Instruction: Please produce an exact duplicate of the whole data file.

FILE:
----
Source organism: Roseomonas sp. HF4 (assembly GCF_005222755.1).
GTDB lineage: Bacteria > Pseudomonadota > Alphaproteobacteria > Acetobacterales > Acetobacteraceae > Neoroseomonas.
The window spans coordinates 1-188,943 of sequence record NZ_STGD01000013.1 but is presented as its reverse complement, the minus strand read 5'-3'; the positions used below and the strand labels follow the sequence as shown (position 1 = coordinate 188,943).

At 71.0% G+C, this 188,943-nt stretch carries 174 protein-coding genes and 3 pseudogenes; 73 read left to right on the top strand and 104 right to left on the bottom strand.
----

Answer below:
Source organism: Roseomonas sp. HF4 (assembly GCF_005222755.1).
GTDB lineage: Bacteria > Pseudomonadota > Alphaproteobacteria > Acetobacterales > Acetobacteraceae > Neoroseomonas.
The window spans coordinates 1-188,943 of sequence record NZ_STGD01000013.1 but is presented as its reverse complement, the minus strand read 5'-3'; the positions used below and the strand labels follow the sequence as shown (position 1 = coordinate 188,943).

At 71.0% G+C, this 188,943-nt stretch carries 174 protein-coding genes and 3 pseudogenes; 73 read left to right on the top strand and 104 right to left on the bottom strand.